What do I think of Matt Larson and Mark Krupa’s book? Let’s plunge into the Deeper Waters and find out.
For those following me on YouTube, there have been some difficulties, but I have not given up Gaming Theologian at all. I’m still doing a lot of the research, which includes this book. I saw it during Amazon browsing and kept waiting for the Kindle price to drop some, but no. I went on and got it. It’s not wildly expensive, but I was still going through another book at the time so there was no rush.
But I did get it and I found myself enjoying the book. Most of the chapters are really short and can be read one at a time. The author is an avid gamer himself who has three boys who are also gamers. The whole family is Christian.
I don’t understand the title as there’s really no reason given to play more games. It’s more like understanding game playing. Why do people play games? How should parents handle matters? How should grandparents? What do kids want their parents to know?
Yes. That last one comes up. There are chapters where the sons are interviewed and give their answers to questions about gaming. These are definitely chapters parents need to read.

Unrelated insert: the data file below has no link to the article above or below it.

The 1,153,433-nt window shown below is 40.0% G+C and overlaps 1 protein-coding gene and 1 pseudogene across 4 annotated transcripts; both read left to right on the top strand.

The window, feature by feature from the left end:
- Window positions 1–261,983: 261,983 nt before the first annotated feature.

There was even a chapter interviewing the grandmother about her grandson’s interest. Nothing was left unturned. This shows not only an outsider perspective, but it also demonstrates the importance of family in all of this.
One of my favorite looks was finding couples who game together. Ah. The dream. Whenever I hear about couples like this, it gives me a little bit of hope again. It would be great to find a devout Christian girl who loves to play her games as well.
One of the most important parts though is a look at life in the Czech Republic. Here, one of the authors comes as a missionary and works with the people there and gaming has been an inroads to help with the church. For those who don’t know, gaming is a very close-knit community. I don’t know much about GamerGate, but from what I have heard, the gamers all came and worked together to accomplish goals regardless of political or religious views.
As the missionary sought to set up a community and used gaming events to do so, non-Christians would come and help out and explain the best ways to bring about such an event. If you’re wondering, yes, there were non-Christians who came to Christ through the love of a Christian gaming community. Right now, I am trying to do what I can here on my own campus to help us reach gamers in the area.
This book is a very enjoyable read and like I said, it’s short. You will also laugh at several times, particularly a chapter that I loved the opening where Larson talks about the things his children say when they are watching him gaming, and he’s not doing well at all. If you want to understand the world of gaming and how it works with Christianity, try this one out.
(And I affirm the virgin birth)